We want 1901 Irn-Bru in Corby!
An authentic, 118-year-old recipe Irn-Bru might be sold in Corby after social media users asked the makers to distribute the coveted drink in the town.
After makers AG Barr announced this week that a top-end 1901 version of the popular drink was to hit Scottish shelves, people from Corby sent messages asking them to consider bringing the drink to the Northamptonshire town.
The town, which is 250 miles from Scotland, still has a strong Scottish heritage thanks to migration to the town's steelworks in the early part of the 20th century. Corby is thought to be the biggest consumer of Irn-Bru south of the border.
Made to the authentic 1901 recipe from a handwritten book stored deep in the company archives for over 100 years, it is thought that nobody had previously tasted Irn-Bru 1901.
So excited were fans in Corby that they asked if there was any chance it could be stocked here.
Speaking on Twitter, the firm's social media team said: "Scotland only to start with but if anywhere deserves to get it next it's Corby."
The Northants Telegraph has also phoned the company's head office to help persuade them to bring 1901 Irn-Bru here.
AG Barr's search and development experts worked to lovingly recreate the time-old recipe using modern equipment at Barr’s state-of-the-art factory in Cumbernauld to give fans across the nation a special treat.
The 1901 recipe doesn’t have any caffeine, but it does have a frothy head on its gingery fizz and is sweetened with sugar to produce a rich satisfying taste. It will also faithfully only be sold in 75cl glass bottles – just as it was back in the day.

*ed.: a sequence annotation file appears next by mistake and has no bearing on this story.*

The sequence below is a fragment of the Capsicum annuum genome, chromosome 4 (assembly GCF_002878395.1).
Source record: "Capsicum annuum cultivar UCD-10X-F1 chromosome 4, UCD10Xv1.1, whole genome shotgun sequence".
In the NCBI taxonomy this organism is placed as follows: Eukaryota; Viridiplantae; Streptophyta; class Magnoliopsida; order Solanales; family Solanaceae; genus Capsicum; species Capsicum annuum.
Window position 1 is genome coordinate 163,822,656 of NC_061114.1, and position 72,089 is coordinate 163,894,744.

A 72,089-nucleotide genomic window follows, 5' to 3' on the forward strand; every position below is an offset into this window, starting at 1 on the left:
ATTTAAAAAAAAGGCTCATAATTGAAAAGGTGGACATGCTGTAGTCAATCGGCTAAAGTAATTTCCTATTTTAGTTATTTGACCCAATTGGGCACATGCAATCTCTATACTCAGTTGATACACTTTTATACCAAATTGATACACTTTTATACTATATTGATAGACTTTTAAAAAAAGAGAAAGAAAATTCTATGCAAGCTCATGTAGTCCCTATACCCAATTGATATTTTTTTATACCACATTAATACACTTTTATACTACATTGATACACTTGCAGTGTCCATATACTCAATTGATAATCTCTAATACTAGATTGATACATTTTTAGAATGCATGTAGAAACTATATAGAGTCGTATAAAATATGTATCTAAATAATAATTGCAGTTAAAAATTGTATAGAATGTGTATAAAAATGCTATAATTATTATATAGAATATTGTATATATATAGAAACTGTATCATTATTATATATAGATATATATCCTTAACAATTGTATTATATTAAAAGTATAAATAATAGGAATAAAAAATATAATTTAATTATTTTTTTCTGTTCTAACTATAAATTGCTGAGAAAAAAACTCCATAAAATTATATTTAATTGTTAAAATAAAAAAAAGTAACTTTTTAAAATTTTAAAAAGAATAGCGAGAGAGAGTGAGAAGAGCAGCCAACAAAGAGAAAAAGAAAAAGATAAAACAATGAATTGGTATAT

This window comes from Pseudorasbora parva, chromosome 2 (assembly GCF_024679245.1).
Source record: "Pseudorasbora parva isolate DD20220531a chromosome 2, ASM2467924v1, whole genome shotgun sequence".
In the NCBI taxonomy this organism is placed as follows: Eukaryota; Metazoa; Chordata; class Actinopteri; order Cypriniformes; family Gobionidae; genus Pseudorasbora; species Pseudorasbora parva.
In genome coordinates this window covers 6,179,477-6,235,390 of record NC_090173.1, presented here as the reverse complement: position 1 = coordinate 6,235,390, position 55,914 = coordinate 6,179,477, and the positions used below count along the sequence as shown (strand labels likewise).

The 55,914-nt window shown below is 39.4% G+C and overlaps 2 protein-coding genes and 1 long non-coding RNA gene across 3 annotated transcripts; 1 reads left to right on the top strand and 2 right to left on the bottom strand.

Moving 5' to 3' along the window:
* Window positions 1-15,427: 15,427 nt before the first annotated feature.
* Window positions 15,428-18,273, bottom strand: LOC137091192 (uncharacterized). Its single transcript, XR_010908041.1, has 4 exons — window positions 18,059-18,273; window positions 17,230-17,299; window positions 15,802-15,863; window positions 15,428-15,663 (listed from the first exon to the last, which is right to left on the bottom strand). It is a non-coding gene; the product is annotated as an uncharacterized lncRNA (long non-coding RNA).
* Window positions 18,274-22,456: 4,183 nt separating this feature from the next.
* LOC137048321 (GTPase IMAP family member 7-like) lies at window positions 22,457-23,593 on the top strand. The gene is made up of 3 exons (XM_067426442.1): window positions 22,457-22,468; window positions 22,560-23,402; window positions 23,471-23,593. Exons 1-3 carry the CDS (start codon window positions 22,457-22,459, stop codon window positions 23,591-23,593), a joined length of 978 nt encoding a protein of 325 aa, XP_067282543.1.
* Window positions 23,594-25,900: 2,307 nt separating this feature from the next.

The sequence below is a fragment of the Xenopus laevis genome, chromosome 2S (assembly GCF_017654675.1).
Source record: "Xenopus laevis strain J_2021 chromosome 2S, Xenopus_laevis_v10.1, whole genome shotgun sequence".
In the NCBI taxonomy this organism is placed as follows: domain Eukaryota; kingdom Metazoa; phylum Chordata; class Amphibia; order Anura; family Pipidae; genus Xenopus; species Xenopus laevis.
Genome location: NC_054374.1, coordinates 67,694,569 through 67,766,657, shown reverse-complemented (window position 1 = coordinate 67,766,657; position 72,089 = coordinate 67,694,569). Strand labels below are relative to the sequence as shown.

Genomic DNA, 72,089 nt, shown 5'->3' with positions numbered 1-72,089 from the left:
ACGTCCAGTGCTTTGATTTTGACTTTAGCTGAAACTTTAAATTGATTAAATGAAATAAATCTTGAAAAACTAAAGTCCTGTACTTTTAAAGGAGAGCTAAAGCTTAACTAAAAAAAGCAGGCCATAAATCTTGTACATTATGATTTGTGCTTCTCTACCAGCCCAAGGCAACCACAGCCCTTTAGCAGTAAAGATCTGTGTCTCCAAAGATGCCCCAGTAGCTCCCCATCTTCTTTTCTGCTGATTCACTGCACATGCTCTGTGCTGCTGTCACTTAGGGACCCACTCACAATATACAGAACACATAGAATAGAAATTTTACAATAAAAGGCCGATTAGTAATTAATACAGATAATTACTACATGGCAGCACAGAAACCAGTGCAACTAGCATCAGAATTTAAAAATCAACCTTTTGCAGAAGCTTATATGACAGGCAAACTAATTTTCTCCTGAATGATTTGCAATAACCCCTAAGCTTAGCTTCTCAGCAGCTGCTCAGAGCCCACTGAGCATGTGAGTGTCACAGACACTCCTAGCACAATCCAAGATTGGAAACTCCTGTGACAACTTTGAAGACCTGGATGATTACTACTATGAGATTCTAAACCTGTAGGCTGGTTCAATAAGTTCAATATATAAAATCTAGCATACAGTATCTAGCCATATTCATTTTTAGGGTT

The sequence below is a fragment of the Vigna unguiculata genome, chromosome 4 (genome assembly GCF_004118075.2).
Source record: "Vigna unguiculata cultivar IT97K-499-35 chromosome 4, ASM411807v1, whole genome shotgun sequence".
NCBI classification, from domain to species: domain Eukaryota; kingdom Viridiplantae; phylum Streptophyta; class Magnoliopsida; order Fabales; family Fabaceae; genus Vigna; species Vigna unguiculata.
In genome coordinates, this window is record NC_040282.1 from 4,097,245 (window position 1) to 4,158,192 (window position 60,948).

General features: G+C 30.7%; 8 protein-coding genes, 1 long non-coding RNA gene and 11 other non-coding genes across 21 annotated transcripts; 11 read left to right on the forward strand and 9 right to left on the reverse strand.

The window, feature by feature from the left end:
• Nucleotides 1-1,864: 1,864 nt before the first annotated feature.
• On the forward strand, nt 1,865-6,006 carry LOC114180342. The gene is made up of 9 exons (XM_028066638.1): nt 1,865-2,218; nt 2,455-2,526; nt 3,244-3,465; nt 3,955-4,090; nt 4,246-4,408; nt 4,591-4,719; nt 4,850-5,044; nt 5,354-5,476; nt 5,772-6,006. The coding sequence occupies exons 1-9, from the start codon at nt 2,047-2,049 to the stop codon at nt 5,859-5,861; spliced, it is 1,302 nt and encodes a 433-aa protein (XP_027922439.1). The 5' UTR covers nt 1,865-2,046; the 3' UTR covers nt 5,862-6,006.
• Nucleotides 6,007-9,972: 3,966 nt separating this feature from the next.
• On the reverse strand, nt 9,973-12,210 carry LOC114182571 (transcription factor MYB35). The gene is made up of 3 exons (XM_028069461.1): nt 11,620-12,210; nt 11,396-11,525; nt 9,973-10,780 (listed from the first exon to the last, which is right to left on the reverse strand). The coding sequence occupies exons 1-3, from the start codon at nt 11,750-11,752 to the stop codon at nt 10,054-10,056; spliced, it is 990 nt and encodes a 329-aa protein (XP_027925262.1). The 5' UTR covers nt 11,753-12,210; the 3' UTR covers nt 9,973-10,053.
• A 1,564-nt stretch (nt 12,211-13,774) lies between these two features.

Robin Barr, who unearthed the recipe, said: “The 1901 recipe has aged beautifully over the last 118 years. For a limited time, we’ll be producing a premium ‘old and unimproved’ Irn-Bru 1901 just as it was enjoyed by our first fans.
“This is Irn-Bru as you’ve never tasted it. It’s a chance to enjoy a unique and authentic piece of Scottish history - but don’t hang about, we don’t think it will be around for long.”
When it first rose to fame as Scotland’s other national drink, it was produced under the name ‘Iron Brew’ with the slogan “a refreshing and invigorating tonic beverage”, so it’s fitting that the archives have also provided inspiration for distinctly different retro labels.
Taking cues directly from the ginger nectar as it was in 1901, the new limited-edition packaging features the Irn-Bru strongman and authentication from inventor Andrew Greig Barr in homage to its Victorian-era advertising.
IRN-BRU 1901 will be sold in 75cl glass bottles in shops across Scotland from December 2.